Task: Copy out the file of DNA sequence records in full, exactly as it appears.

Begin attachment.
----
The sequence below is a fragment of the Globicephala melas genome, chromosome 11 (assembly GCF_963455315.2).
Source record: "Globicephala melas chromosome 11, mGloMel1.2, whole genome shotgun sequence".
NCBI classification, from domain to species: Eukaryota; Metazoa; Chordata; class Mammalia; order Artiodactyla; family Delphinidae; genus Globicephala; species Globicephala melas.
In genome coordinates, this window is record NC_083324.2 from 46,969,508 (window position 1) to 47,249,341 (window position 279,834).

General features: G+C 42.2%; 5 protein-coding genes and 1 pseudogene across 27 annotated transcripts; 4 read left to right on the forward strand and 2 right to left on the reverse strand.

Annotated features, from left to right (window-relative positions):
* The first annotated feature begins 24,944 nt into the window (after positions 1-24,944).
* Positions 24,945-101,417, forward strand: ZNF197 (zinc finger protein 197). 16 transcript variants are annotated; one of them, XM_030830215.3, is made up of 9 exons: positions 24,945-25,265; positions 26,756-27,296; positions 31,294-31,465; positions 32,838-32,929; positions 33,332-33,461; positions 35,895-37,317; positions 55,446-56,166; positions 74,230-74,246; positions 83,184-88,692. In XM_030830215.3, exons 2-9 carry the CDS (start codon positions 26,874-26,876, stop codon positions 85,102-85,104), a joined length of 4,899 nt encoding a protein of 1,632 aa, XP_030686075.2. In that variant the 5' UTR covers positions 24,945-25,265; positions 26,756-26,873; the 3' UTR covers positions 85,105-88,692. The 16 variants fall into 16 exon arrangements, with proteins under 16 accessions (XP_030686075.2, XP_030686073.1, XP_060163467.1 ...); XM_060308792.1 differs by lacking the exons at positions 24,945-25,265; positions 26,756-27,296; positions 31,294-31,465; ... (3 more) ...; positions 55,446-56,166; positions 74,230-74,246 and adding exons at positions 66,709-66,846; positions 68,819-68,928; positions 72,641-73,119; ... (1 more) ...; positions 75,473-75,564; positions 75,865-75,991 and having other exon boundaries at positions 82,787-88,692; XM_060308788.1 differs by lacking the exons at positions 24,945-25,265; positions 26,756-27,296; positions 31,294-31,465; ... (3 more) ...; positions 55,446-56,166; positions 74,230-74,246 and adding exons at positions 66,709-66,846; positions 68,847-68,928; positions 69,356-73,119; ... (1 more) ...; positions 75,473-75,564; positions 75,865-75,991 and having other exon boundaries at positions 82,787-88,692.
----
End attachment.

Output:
The sequence below is a fragment of the Globicephala melas genome, chromosome 11 (assembly GCF_963455315.2).
Source record: "Globicephala melas chromosome 11, mGloMel1.2, whole genome shotgun sequence".
NCBI classification, from domain to species: Eukaryota; Metazoa; Chordata; class Mammalia; order Artiodactyla; family Delphinidae; genus Globicephala; species Globicephala melas.
In genome coordinates, this window is record NC_083324.2 from 46,969,508 (window position 1) to 47,249,341 (window position 279,834).

General features: G+C 42.2%; 5 protein-coding genes and 1 pseudogene across 27 annotated transcripts; 4 read left to right on the forward strand and 2 right to left on the reverse strand.

Annotated features, from left to right (window-relative positions):
* The first annotated feature begins 24,944 nt into the window (after positions 1-24,944).
* Positions 24,945-101,417, forward strand: ZNF197 (zinc finger protein 197). 16 transcript variants are annotated; one of them, XM_030830215.3, is made up of 9 exons: positions 24,945-25,265; positions 26,756-27,296; positions 31,294-31,465; positions 32,838-32,929; positions 33,332-33,461; positions 35,895-37,317; positions 55,446-56,166; positions 74,230-74,246; positions 83,184-88,692. In XM_030830215.3, exons 2-9 carry the CDS (start codon positions 26,874-26,876, stop codon positions 85,102-85,104), a joined length of 4,899 nt encoding a protein of 1,632 aa, XP_030686075.2. In that variant the 5' UTR covers positions 24,945-25,265; positions 26,756-26,873; the 3' UTR covers positions 85,105-88,692. The 16 variants fall into 16 exon arrangements, with proteins under 16 accessions (XP_030686075.2, XP_030686073.1, XP_060163467.1 ...); XM_060308792.1 differs by lacking the exons at positions 24,945-25,265; positions 26,756-27,296; positions 31,294-31,465; ... (3 more) ...; positions 55,446-56,166; positions 74,230-74,246 and adding exons at positions 66,709-66,846; positions 68,819-68,928; positions 72,641-73,119; ... (1 more) ...; positions 75,473-75,564; positions 75,865-75,991 and having other exon boundaries at positions 82,787-88,692; XM_060308788.1 differs by lacking the exons at positions 24,945-25,265; positions 26,756-27,296; positions 31,294-31,465; ... (3 more) ...; positions 55,446-56,166; positions 74,230-74,246 and adding exons at positions 66,709-66,846; positions 68,847-68,928; positions 69,356-73,119; ... (1 more) ...; positions 75,473-75,564; positions 75,865-75,991 and having other exon boundaries at positions 82,787-88,692.